During a World Series game between the Houston Astros and the Atlanta Braves last year, I shuffled to the roofdeck bar at Buffalo Bayou Brewing and asked for a non-alcoholic drink. When I handed my credit card to the bartender to pay for my pink lemonade, he waved it off dismissively.
“We don’t charge for non-alcoholic drinks,” he replied, terse. “It’s a bar, we don’t care.”
I applaud the brewery’s decision to not charge for booze-free drinks and was certainly happy to be drinking for free that night (the Astros lost, badly). But the bartender’s exasperated attitude stuck with me. This was “a bar,” and my non-alcoholic drink order existed outside the confines of that definition.
I am not sober, but I regularly plan periods of sobriety year-round. Yes, I do Dry January — in fact I’m doing it right now. For almost a decade, my work life has revolved around alcohol, having spent my entire career in food and drink journalism, with a stint in the restaurant industry to boot. It’s become a ritual to introduce moderation into my life where I can.
I stop drinking alcohol for a month, or even just a week if that’s all I can manage, to give my body (and liver) a rest, to feel healthier, have a clearer mind and sleep better. But if I’m being honest, I also do it to prove I still can.
My encounter at the brewery was a simple annoyance. But I kept thinking how someone in recovery — whose sobriety is perhaps more permanent and fragile than mine — would have felt in that moment. An annoyance could quickly become a trigger.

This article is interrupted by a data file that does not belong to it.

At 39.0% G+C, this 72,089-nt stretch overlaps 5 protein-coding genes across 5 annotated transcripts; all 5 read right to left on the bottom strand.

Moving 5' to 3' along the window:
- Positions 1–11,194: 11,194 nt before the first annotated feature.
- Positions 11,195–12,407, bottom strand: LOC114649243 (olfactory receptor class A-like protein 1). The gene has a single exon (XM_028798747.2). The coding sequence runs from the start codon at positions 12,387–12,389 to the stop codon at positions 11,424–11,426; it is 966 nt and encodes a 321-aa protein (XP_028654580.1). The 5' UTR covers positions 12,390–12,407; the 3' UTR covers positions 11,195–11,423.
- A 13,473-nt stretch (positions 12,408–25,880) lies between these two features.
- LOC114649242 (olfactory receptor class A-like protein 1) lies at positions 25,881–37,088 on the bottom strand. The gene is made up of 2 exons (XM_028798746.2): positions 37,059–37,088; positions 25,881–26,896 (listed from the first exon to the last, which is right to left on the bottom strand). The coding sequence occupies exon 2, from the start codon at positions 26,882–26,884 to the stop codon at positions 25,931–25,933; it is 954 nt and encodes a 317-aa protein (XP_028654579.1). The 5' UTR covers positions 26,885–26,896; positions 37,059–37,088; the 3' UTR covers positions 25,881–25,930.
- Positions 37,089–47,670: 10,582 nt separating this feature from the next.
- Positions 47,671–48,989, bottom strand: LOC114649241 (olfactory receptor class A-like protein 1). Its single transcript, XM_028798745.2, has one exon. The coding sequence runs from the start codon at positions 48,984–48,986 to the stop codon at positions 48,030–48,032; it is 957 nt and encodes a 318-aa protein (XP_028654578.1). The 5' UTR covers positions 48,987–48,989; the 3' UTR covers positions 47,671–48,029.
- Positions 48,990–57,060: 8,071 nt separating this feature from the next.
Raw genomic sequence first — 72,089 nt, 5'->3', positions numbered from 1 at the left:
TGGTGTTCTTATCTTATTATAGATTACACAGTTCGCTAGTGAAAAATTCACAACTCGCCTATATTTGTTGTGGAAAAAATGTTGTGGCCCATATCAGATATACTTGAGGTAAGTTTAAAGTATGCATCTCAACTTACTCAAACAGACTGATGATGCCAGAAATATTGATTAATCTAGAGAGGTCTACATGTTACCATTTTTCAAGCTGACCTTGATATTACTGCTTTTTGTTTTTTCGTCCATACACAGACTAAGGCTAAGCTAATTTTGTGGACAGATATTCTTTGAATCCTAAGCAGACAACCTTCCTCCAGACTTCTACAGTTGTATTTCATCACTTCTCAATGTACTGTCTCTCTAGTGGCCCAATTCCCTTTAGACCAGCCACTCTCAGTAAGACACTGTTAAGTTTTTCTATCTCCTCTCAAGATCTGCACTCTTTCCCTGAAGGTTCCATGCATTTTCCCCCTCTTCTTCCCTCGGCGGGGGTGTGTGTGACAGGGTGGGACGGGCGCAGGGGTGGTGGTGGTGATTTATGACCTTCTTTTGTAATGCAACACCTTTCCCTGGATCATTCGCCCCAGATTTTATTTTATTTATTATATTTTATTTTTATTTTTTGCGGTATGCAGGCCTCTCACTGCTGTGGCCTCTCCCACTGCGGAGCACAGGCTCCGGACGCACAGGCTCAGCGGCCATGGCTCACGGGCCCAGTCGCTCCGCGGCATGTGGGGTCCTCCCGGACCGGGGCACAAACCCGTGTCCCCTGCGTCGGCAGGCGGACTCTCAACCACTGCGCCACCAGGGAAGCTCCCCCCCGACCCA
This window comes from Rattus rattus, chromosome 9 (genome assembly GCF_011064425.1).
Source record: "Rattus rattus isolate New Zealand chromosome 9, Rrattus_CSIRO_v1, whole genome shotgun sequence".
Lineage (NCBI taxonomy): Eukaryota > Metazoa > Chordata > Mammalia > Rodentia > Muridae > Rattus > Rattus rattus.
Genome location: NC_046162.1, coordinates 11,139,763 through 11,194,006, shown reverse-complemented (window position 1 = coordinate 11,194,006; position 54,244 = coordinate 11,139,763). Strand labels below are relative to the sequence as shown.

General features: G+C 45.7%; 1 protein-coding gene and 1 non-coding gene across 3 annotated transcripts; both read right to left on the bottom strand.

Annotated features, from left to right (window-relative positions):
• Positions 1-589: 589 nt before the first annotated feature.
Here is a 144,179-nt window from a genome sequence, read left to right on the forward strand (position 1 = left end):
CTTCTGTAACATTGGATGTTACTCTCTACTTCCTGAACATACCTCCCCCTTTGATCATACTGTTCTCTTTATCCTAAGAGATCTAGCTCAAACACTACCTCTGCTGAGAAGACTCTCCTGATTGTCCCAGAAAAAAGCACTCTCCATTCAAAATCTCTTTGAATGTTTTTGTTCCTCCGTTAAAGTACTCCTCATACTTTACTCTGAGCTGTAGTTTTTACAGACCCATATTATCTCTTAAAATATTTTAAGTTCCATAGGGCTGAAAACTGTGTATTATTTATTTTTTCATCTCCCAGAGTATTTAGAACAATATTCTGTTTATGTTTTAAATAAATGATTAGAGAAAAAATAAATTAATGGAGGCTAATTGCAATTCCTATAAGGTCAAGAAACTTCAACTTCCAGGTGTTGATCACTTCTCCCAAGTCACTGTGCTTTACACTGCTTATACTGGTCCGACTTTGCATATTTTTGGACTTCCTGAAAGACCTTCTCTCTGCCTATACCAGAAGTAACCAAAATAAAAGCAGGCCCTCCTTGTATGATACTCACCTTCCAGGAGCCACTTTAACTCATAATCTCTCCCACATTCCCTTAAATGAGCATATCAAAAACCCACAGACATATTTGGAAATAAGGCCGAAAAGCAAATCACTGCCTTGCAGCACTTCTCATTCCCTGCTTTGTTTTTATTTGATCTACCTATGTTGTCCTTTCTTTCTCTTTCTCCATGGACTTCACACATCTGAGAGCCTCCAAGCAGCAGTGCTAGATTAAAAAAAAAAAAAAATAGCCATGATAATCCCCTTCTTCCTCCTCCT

“One of the biggest challenges is actually just going against our societal norms,” said Susie Loredo, addiction recovery social worker at Legacy Community Health. “There is really an expectation to drink in kind of every social setting these days.”
Whether it’s at parties, on dates, at networking events or happy hour with coworkers, Loredo says societal expectations are the biggest trigger for people in alcohol addiction recovery. Being in any place where others are making different choices than you are — for example, not drinking at a bar where everyone else is — can be uncomfortable, she adds.
I typically don’t go out much during my booze-free periods, to make it easier. But when I decided to do Sober October after a summer of drinking too much, it came at a time when I was socializing a lot. This was before any of us had heard the word “omicron” and there was a lull in cases post-delta surge.
“This will be a great test,” I thought. “Are my usual haunts accommodating to people who don’t drink alcohol? How sober-friendly is Houston’s bar scene?”
Of all the times I’ve gone dry, this was by far the hardest. I begrudgingly knocked back cans of Busch NA at Wakefield Crowbar after the Chronicle’s Monday softball games, the tiny pieces of ice floating inside suggesting …….